Gold (XAUUSD) trades higher for a fourth day, supported by softer yields and focus on today’s US CPI print (see below). Having broken resistance at $1820 the metal could now be targeting $1854 next. Total ETF holdings backed by bullion has jumped to a fresh 4-½-month high with asset managers and investors returning to gold in their search for calmer waters amid the current bond market turbulence while also hedging the risk of central banks failing to get inflation under control during the soon to start interest rate hike cycle. Silver (XAGUSD) also trading higher after establishing a double bottom at $22 with resistance now at $23.35 and $23.67.
Iron ore (SCO) the key steel making ingredient, surged 4.5% on Thursday, holding above $152 a tonne for the first time since August 31, 2021. It comes as China eased its green target for the steel industry, allowing its sector to hit peak emissions by 2030 (instead of five years earlier 2030). Of late President Xi Jinping changed his tone, saying climate targets should not compromise commodity supply to “ensure the normal life of the masses.” The iron ore price has climbed 70% from the November 2021 low, on expectations the iron price will drive higher amid supply deficits, from a labour shortage in Australia, while Chinese industry is ramping up demand after China’s central bank cut rates three times. The world’s biggest miner and iron ore company, BHP will release its full year results and outlook next week, February 15, (Sydney time).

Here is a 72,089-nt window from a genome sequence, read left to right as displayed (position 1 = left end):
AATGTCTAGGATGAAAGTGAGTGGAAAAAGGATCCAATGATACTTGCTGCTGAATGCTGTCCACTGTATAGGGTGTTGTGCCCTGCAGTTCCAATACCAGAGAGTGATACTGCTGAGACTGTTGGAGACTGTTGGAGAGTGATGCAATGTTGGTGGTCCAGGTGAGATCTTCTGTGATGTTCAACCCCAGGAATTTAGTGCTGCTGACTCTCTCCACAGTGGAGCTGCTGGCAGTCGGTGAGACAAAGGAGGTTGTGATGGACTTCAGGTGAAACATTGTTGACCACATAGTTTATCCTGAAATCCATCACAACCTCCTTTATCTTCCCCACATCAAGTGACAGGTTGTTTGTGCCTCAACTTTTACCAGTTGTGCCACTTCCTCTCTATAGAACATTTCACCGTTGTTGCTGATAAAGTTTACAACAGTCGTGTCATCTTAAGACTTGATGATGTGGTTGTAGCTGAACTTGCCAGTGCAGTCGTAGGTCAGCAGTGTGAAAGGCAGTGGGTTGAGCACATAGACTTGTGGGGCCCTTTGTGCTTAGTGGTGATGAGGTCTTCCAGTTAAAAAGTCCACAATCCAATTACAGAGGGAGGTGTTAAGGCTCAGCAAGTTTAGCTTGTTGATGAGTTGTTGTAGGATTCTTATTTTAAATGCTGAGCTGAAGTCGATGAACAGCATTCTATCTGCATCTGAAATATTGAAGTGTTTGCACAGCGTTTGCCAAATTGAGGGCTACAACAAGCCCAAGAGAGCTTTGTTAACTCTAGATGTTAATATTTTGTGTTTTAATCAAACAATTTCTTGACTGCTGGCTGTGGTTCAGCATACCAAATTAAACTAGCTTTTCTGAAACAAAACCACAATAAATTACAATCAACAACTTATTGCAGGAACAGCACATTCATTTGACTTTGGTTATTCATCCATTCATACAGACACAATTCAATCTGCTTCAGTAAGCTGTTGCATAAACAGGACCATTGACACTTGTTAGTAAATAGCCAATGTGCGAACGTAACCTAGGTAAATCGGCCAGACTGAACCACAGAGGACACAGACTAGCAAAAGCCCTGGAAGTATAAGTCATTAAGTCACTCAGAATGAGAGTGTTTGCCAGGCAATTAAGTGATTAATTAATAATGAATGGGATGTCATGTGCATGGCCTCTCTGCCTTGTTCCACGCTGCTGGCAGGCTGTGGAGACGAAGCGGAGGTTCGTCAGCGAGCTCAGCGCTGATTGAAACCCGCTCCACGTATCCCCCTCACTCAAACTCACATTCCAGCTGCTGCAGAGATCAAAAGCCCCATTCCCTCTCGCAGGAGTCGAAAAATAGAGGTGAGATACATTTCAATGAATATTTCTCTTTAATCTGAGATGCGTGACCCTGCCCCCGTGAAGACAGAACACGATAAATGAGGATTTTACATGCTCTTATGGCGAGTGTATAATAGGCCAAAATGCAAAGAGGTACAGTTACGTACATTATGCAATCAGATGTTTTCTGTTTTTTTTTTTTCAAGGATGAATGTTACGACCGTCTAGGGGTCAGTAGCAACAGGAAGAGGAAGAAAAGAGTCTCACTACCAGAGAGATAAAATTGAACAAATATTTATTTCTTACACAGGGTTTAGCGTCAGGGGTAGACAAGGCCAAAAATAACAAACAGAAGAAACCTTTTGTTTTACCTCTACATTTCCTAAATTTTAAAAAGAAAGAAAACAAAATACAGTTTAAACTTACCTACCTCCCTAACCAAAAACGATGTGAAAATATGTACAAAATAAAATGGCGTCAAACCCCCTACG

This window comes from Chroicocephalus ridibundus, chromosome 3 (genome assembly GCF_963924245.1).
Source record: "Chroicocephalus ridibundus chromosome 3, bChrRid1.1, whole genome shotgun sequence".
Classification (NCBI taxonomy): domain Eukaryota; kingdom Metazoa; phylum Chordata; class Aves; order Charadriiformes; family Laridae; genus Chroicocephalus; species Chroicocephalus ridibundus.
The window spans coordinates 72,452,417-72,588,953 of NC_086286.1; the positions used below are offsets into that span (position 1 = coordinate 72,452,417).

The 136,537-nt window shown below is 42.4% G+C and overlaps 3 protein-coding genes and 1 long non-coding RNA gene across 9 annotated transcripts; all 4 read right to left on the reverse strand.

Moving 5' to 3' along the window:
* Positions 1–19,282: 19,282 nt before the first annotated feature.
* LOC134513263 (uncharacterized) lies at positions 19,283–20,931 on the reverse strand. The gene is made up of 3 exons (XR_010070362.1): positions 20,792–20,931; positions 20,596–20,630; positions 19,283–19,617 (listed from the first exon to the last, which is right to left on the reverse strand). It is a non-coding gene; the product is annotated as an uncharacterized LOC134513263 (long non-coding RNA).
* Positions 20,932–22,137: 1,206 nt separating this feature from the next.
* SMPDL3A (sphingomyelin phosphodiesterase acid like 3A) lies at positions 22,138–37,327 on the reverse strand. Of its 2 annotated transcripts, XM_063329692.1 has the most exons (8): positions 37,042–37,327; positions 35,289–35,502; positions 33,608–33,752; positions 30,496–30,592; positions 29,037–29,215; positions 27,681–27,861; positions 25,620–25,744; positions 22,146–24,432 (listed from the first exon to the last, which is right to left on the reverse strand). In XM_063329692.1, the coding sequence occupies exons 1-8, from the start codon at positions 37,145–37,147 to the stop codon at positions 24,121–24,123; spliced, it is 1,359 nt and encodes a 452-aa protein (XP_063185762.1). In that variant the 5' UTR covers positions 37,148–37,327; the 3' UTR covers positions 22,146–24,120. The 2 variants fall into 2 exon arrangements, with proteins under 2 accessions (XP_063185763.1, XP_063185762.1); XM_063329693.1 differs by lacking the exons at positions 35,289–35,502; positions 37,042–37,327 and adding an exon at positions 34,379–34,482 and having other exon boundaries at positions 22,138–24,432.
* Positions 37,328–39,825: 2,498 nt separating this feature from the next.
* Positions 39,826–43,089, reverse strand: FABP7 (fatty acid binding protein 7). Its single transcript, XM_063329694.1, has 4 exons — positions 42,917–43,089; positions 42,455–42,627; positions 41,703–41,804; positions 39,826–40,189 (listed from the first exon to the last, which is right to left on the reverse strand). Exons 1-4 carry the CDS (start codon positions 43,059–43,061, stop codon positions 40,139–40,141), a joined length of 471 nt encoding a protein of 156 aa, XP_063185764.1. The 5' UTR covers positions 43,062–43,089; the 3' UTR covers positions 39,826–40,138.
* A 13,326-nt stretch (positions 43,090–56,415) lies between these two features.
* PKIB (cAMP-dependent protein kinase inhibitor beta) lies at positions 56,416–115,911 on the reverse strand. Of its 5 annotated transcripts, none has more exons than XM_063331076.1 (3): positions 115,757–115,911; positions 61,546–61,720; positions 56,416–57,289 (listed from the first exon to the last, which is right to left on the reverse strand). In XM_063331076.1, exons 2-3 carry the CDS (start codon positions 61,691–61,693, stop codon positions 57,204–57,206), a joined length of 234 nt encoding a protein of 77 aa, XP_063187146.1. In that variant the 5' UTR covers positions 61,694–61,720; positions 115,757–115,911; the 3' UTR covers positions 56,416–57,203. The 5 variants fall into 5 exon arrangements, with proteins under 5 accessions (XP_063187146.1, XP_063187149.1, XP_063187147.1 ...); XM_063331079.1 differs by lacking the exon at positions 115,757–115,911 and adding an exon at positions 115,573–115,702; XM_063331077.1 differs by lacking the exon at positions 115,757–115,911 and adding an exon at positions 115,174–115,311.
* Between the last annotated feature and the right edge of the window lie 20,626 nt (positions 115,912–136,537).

US Treasuries (IEF, TLT). Yesterday’s 10-year US Treasury auction was a complete success. Indirect bidders rose to 77.6% from 65.5% prior leaving dealers only with 7.4%, the lowest on record. The auction stopped through by 2.2bps. The strong auction comes despite the rise in yields in the euro area decreased the convenience of foreign investors to buy US Treasuries. The bond market might be saying that the Fed is ahead of itself in terms of interest rate hikes or that today’s CPI numbers will be a miss. Following today’s CPI numbers, the Treasury will be selling 30-year bonds.